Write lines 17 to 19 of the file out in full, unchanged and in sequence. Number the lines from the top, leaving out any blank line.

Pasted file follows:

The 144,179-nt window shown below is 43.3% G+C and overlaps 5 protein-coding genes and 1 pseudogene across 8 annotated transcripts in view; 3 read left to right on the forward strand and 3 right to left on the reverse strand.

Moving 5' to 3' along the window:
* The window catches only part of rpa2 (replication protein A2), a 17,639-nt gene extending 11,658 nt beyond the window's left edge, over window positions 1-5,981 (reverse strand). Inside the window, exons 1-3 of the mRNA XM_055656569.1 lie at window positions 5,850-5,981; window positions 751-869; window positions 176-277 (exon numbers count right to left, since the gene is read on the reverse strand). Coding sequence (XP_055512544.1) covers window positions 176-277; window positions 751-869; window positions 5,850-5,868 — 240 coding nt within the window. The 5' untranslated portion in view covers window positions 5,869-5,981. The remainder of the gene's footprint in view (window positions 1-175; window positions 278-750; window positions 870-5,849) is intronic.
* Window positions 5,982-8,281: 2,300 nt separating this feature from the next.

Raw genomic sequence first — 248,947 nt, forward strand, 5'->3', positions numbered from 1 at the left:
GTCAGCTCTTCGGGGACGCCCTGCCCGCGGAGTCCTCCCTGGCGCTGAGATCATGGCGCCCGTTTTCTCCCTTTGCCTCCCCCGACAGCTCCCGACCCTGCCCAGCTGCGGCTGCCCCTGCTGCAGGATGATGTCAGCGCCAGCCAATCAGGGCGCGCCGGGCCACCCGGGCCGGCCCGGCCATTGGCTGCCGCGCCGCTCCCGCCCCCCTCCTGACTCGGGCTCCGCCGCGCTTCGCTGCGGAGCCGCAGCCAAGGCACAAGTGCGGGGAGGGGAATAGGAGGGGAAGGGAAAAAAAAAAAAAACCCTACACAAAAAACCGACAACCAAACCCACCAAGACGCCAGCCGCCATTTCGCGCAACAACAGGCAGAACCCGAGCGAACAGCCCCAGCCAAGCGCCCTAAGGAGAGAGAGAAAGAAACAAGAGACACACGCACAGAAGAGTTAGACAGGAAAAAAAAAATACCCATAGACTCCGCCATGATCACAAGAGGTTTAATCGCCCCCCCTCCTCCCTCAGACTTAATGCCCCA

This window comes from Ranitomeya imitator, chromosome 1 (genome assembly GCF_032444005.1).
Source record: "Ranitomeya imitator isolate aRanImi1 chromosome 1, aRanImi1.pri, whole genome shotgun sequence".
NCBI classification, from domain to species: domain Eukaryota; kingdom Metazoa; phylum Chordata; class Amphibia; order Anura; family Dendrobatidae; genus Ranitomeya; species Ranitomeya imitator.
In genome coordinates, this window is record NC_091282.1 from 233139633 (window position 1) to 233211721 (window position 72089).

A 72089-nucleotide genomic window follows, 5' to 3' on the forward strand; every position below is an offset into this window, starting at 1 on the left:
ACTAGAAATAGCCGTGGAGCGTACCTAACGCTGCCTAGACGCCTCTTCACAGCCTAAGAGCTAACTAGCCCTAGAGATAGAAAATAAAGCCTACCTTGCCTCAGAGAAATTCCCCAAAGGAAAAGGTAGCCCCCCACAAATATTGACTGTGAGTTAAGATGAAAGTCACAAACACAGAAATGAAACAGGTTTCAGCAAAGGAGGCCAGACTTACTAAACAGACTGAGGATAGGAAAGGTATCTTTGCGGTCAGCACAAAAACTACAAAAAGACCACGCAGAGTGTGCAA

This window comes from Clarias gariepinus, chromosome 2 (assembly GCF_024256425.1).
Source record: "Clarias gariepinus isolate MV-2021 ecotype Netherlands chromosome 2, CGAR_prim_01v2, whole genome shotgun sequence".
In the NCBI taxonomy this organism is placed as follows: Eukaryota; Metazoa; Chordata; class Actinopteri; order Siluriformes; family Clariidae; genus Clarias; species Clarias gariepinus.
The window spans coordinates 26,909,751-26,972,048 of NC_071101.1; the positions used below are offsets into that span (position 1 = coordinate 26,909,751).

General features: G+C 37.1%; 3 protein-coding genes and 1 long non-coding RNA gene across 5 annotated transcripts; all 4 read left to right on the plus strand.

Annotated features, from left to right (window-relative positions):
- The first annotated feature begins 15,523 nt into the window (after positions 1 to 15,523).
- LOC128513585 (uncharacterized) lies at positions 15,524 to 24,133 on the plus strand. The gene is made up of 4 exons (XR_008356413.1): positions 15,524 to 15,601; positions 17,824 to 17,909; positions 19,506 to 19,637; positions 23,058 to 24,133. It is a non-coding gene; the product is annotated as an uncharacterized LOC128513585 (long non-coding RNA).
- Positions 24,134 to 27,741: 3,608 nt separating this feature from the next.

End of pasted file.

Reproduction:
General features: G+C 37.1%; 3 protein-coding genes and 1 long non-coding RNA gene across 5 annotated transcripts; all 4 read left to right on the plus strand.

Annotated features, from left to right (window-relative positions):
- The first annotated feature begins 15,523 nt into the window (after positions 1 to 15,523).